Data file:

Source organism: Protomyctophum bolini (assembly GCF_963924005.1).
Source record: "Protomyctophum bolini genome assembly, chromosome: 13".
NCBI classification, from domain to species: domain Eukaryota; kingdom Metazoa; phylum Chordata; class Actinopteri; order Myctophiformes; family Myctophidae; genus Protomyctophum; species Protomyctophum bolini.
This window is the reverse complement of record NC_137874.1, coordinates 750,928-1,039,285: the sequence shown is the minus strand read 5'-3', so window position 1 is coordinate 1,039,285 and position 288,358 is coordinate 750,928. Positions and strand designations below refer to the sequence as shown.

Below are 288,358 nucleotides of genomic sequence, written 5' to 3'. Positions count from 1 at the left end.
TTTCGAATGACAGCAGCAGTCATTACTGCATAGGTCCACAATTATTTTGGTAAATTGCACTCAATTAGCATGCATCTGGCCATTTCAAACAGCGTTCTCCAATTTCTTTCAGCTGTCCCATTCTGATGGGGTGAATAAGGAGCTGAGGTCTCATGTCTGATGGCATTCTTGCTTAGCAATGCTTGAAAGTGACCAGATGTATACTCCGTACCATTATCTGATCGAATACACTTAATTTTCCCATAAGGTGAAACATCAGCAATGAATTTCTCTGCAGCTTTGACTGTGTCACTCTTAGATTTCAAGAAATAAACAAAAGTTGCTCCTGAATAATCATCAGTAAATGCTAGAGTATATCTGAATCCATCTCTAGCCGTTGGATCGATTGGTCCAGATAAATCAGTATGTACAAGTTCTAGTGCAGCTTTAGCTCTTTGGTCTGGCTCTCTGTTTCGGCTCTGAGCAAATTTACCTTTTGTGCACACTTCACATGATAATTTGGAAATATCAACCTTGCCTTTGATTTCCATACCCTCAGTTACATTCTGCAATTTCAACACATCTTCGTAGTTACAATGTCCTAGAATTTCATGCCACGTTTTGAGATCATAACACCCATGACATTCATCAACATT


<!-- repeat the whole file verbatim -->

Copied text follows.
Source organism: Protomyctophum bolini (assembly GCF_963924005.1).
Source record: "Protomyctophum bolini genome assembly, chromosome: 13".
NCBI classification, from domain to species: domain Eukaryota; kingdom Metazoa; phylum Chordata; class Actinopteri; order Myctophiformes; family Myctophidae; genus Protomyctophum; species Protomyctophum bolini.
This window is the reverse complement of record NC_137874.1, coordinates 750,928-1,039,285: the sequence shown is the minus strand read 5'-3', so window position 1 is coordinate 1,039,285 and position 288,358 is coordinate 750,928. Positions and strand designations below refer to the sequence as shown.

Below are 288,358 nucleotides of genomic sequence, written 5' to 3'. Positions count from 1 at the left end.
TTTCGAATGACAGCAGCAGTCATTACTGCATAGGTCCACAATTATTTTGGTAAATTGCACTCAATTAGCATGCATCTGGCCATTTCAAACAGCGTTCTCCAATTTCTTTCAGCTGTCCCATTCTGATGGGGTGAATAAGGAGCTGAGGTCTCATGTCTGATGGCATTCTTGCTTAGCAATGCTTGAAAGTGACCAGATGTATACTCCGTACCATTATCTGATCGAATACACTTAATTTTCCCATAAGGTGAAACATCAGCAATGAATTTCTCTGCAGCTTTGACTGTGTCACTCTTAGATTTCAAGAAATAAACAAAAGTTGCTCCTGAATAATCATCAGTAAATGCTAGAGTATATCTGAATCCATCTCTAGCCGTTGGATCGATTGGTCCAGATAAATCAGTATGTACAAGTTCTAGTGCAGCTTTAGCTCTTTGGTCTGGCTCTCTGTTTCGGCTCTGAGCAAATTTACCTTTTGTGCACACTTCACATGATAATTTGGAAATATCAACCTTGCCTTTGATTTCCATACCCTCAGTTACATTCTGCAATTTCAACACATCTTCGTAGTTACAATGTCCTAGAATTTCATGCCACGTTTTGAGATCATAACACCCATGACATTCATCAACATT